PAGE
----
Creating Your Own Work Space
Where do you set the incoming mail in your household? The kitchen table? That’s a fine place, but then the mail must be opened and somehow sorted, checks written, and records kept. Today, many families are opting to set aside an office area in the home. And if you are one of the growing number of Kentuckians working from your home, an office becomes almost a necessity.
Whether you need space for telecommuting, a home business, or a household office, this is an excellent time to be doing it. There are more choices than ever before as furniture, technology, and storage-unit manufacturers come up with products and ideas for the growing market of people setting up work spaces in their homes.
One out of 10 U.S. homes has a dedicated home office, according to the National Association of Home Builders. The association expects that number to grow in the next decade.
But before rushing out to buy a lot of furniture and equipment, create a plan, says Stephanie Denton, immediate past president of the National Association of Professional Organizers.
Three steps Denton recommends for getting started: choose the space that the office will occupy; rid the space of items you won’t need; and think through exactly how the office will be used.
Wendee Walker, co-manager of the Organized Living store in Louisville, sometimes sees customers intent on buying furniture even before measuring the dimensions of the room or corner. Creating an office is a process, not something that can be done in one shopping trip, says Walker.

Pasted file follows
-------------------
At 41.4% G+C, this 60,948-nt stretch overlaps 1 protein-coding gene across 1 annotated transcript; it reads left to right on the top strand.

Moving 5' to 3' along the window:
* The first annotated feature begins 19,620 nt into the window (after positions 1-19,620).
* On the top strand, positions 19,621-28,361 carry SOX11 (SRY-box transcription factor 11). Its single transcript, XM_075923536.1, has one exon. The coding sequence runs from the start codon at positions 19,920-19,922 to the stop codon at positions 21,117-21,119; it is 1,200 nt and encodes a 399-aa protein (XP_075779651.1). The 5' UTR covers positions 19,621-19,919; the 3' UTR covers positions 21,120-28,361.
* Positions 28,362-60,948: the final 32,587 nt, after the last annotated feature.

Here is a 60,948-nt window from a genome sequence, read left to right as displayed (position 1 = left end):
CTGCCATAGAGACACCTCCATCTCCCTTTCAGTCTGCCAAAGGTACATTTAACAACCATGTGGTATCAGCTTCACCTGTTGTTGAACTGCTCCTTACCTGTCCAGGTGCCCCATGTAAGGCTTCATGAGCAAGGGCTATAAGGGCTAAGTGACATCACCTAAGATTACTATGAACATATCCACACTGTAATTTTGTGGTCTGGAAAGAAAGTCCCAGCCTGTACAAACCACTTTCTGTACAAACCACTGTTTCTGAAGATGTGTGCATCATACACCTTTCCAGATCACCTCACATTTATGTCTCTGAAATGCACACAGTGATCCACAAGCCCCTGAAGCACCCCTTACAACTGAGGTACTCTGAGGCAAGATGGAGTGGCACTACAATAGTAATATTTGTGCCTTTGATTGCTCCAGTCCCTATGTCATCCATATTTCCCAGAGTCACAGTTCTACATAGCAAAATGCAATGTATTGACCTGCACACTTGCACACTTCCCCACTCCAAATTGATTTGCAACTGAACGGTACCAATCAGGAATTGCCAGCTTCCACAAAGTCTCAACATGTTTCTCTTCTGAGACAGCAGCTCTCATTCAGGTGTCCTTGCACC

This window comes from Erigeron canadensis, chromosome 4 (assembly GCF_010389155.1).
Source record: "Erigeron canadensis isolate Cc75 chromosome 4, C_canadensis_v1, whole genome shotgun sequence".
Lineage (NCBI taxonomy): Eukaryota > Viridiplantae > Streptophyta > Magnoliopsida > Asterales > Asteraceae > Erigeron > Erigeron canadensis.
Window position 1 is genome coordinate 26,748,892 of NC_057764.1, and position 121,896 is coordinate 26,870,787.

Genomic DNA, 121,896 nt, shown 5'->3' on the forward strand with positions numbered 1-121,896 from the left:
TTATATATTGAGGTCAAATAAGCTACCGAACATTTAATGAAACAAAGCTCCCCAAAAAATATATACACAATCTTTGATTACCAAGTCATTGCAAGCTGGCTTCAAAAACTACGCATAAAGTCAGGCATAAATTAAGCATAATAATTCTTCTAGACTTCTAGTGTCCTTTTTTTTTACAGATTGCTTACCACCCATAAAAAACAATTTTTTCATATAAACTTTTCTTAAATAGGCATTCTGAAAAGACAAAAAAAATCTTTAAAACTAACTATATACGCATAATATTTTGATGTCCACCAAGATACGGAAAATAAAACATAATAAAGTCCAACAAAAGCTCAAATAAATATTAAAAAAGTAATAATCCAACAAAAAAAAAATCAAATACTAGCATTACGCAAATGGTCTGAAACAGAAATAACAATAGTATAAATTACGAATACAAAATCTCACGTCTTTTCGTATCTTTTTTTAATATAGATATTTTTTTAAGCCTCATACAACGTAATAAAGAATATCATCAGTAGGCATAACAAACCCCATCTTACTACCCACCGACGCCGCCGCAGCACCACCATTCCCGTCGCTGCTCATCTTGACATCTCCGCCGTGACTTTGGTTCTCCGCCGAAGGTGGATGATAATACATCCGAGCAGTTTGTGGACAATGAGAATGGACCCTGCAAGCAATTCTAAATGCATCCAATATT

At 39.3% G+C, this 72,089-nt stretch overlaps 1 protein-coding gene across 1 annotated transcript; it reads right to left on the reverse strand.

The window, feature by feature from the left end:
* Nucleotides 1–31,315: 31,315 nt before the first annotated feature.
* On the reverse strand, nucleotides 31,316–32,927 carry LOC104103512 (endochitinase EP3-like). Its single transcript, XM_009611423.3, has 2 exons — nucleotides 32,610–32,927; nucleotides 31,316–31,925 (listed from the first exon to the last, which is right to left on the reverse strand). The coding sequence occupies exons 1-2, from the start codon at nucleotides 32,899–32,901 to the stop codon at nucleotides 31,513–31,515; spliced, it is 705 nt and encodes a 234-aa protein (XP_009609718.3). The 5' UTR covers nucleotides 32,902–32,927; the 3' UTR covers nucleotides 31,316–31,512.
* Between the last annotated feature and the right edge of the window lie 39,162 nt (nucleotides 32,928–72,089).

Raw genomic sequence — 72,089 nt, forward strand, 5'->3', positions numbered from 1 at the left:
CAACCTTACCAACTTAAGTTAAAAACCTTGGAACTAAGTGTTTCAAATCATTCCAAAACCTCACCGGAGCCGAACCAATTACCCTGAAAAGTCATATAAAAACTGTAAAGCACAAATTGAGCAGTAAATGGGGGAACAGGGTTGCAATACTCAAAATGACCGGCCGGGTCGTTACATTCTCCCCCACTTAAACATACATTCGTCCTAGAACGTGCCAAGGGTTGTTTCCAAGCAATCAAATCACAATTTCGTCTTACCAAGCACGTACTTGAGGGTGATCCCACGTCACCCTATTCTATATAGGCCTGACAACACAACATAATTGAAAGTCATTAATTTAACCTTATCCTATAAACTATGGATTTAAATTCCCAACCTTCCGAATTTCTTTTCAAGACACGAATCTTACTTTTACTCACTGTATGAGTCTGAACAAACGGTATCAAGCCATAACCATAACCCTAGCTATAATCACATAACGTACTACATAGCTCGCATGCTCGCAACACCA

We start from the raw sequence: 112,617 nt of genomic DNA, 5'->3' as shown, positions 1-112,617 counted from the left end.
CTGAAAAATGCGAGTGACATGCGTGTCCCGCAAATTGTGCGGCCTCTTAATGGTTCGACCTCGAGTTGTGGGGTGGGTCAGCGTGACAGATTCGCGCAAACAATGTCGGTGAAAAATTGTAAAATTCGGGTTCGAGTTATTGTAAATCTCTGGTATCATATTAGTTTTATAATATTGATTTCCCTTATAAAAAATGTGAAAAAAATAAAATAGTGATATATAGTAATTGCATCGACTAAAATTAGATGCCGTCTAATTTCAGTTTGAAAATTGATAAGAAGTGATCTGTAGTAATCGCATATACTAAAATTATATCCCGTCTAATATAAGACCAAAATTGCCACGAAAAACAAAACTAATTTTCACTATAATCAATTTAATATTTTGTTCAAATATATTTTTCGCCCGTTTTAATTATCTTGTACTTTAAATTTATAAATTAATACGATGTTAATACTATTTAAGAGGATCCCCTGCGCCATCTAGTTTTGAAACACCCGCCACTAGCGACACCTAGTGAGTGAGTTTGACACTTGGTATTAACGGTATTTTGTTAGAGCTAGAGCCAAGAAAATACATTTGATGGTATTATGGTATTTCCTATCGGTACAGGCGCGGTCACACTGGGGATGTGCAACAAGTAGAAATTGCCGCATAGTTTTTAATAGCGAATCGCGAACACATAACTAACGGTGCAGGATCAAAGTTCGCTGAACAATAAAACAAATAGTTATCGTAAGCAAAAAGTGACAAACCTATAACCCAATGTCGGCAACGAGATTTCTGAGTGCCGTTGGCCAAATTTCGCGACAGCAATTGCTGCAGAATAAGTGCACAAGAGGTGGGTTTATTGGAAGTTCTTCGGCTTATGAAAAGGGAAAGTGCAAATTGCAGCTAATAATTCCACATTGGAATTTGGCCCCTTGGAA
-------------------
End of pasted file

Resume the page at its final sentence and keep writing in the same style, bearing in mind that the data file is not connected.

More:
These days, use of technology can dominate the home office planning process. In many ways, the home office has become a media center, says Office Depot’s Kirby Salgado, divisional merchandise manager for furniture and accessories. Traditional office products and high-speed Internet technologies work side by side.
One person who blended the high-tech and the homey is Lisa Kanarek, home office expert, founder of HomeOfficeLife and author of Home Office Solutions: Creating a Space that Works for You (Rockport Publishers) and Organizing Your Home Business (Socrates Media).
Kanarek designed her own home office with French doors and windows looking out in the back yard, a window seat, and white oak furniture. The office provides quiet working space that can still be used as overflow space when she and her husband entertain. As her home is wired with a high-speed Internet DSL connection, she can work anywhere in the house—even on the patio overlooking the family swimming pool.
Even though she doesn’t always work in her office, Kanarek says it’s still important to have a designated place for work items and files.
Dr. James Davis, a researcher with the Harvard-Smithsonian Center for Astrophysics, has an office at the Center, as well as a room in his home designated as the office. But usually (and especially when colleagues stay at his house), the family room and living spaces become “the office,” and “an Internet café” as he calls it. He and his wife and visitors each work at laptop computers, using a wireless router connected to the cable that comes in through the basement.
The secret is to create an office area—large or small—that fits your style and personality. “Ask yourself: how do you work?” Walker recommends. “You have to work within your personality.”
She planned to utilize her husband’s home office as the place to do the family’s bookkeeping, but somehow found herself doing this in the family room. The solution was a decorative rattan hinged stationery box that she sets on the sofa while writing out her bills on a TV tray. When the work is done, she stores the box on the top of her refrigerator and potential clutter is out of sight.